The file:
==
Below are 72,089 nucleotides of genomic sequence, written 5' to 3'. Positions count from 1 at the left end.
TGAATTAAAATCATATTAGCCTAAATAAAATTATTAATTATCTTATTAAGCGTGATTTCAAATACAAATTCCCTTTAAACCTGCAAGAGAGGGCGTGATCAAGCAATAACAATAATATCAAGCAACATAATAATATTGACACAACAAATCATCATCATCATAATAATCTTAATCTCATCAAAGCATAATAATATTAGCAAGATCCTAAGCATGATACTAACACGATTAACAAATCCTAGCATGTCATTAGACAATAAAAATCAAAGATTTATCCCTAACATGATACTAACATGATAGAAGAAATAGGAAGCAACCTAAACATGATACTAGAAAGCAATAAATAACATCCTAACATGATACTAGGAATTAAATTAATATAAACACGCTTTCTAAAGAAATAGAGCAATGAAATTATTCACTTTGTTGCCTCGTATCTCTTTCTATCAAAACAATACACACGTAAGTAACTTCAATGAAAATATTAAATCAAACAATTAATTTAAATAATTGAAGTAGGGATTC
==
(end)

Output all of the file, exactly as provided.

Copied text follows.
Below are 72,089 nucleotides of genomic sequence, written 5' to 3'. Positions count from 1 at the left end.
TGAATTAAAATCATATTAGCCTAAATAAAATTATTAATTATCTTATTAAGCGTGATTTCAAATACAAATTCCCTTTAAACCTGCAAGAGAGGGCGTGATCAAGCAATAACAATAATATCAAGCAACATAATAATATTGACACAACAAATCATCATCATCATAATAATCTTAATCTCATCAAAGCATAATAATATTAGCAAGATCCTAAGCATGATACTAACACGATTAACAAATCCTAGCATGTCATTAGACAATAAAAATCAAAGATTTATCCCTAACATGATACTAACATGATAGAAGAAATAGGAAGCAACCTAAACATGATACTAGAAAGCAATAAATAACATCCTAACATGATACTAGGAATTAAATTAATATAAACACGCTTTCTAAAGAAATAGAGCAATGAAATTATTCACTTTGTTGCCTCGTATCTCTTTCTATCAAAACAATACACACGTAAGTAACTTCAATGAAAATATTAAATCAAACAATTAATTTAAATAATTGAAGTAGGGATTC